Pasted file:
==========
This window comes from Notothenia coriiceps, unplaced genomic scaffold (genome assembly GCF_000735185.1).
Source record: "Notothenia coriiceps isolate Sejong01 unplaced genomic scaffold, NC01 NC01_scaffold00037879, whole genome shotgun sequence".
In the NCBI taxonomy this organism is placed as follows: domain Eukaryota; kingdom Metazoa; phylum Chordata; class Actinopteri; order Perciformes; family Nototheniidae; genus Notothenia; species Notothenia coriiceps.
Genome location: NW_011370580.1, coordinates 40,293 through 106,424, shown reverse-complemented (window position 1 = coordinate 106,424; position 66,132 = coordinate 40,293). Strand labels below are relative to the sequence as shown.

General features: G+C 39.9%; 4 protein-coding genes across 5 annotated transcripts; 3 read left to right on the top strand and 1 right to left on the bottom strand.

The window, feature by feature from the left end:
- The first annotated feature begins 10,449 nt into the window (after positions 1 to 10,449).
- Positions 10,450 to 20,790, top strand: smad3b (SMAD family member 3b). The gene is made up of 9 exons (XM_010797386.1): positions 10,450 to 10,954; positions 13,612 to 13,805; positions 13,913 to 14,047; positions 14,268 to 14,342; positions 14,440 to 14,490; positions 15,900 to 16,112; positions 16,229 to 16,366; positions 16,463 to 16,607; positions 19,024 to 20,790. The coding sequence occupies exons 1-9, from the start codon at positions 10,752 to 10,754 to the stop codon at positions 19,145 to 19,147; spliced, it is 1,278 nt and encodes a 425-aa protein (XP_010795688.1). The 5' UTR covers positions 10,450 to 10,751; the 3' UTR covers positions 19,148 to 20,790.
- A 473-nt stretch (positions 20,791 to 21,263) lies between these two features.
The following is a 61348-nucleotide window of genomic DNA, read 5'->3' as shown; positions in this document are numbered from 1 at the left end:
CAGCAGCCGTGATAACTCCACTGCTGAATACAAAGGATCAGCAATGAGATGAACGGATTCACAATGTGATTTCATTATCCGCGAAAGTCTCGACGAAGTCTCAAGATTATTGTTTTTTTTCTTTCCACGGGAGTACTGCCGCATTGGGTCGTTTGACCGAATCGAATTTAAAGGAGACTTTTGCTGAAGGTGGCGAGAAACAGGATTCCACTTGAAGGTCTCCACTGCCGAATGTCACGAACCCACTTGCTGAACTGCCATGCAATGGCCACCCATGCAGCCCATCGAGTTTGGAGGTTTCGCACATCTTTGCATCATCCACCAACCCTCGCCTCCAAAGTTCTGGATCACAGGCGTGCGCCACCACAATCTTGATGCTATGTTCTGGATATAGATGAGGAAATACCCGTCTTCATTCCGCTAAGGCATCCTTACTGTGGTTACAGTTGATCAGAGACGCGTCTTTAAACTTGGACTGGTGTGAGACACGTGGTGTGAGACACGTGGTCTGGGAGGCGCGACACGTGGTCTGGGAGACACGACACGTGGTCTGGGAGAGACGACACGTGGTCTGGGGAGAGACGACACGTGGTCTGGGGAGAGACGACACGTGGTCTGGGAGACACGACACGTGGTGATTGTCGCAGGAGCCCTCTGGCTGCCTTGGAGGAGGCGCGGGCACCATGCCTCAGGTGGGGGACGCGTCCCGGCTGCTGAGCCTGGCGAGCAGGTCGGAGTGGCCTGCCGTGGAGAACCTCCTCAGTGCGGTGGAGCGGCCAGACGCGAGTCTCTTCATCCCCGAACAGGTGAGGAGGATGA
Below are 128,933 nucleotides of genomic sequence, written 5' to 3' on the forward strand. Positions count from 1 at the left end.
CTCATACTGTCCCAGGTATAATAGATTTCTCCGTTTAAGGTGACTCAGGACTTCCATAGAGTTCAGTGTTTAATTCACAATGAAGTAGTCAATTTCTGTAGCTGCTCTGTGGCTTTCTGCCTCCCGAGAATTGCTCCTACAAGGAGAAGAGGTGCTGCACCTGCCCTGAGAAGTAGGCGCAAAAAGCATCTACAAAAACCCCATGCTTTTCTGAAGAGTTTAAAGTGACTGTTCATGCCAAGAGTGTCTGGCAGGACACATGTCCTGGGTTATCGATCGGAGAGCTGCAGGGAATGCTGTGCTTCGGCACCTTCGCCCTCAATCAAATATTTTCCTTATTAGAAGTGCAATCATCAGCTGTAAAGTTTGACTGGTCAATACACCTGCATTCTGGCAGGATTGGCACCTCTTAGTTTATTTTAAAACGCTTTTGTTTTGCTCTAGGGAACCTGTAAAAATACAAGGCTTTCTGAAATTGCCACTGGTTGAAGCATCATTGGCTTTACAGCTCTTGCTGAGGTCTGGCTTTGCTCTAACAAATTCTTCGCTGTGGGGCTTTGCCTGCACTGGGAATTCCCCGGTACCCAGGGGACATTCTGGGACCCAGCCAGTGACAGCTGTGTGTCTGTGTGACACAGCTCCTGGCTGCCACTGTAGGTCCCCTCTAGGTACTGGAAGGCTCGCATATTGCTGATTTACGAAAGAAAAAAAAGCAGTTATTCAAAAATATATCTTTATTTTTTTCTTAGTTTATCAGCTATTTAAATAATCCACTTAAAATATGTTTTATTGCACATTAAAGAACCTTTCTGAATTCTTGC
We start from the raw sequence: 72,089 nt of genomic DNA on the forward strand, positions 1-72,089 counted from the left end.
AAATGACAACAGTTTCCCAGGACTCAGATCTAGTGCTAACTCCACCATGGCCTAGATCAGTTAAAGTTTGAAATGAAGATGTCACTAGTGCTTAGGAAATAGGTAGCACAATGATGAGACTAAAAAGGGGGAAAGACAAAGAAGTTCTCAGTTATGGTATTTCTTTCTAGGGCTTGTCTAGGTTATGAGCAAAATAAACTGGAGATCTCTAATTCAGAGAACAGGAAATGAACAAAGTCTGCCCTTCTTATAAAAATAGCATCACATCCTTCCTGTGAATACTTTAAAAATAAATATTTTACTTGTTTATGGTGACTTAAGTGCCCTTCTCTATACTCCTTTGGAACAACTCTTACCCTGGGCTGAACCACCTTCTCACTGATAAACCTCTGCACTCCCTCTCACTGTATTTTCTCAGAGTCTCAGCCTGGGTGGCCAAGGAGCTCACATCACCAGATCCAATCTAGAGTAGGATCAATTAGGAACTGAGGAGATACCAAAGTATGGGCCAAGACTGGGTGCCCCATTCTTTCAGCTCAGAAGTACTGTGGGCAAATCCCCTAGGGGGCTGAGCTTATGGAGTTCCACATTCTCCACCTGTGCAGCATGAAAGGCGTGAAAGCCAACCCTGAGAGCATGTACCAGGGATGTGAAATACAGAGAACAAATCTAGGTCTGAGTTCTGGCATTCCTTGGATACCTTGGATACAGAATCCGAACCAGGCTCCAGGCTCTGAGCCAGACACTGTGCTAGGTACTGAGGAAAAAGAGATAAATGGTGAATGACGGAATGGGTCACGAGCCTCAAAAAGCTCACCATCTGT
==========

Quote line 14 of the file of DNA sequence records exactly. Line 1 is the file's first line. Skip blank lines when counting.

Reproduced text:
We start from the raw sequence: 72,089 nt of genomic DNA on the forward strand, positions 1-72,089 counted from the left end.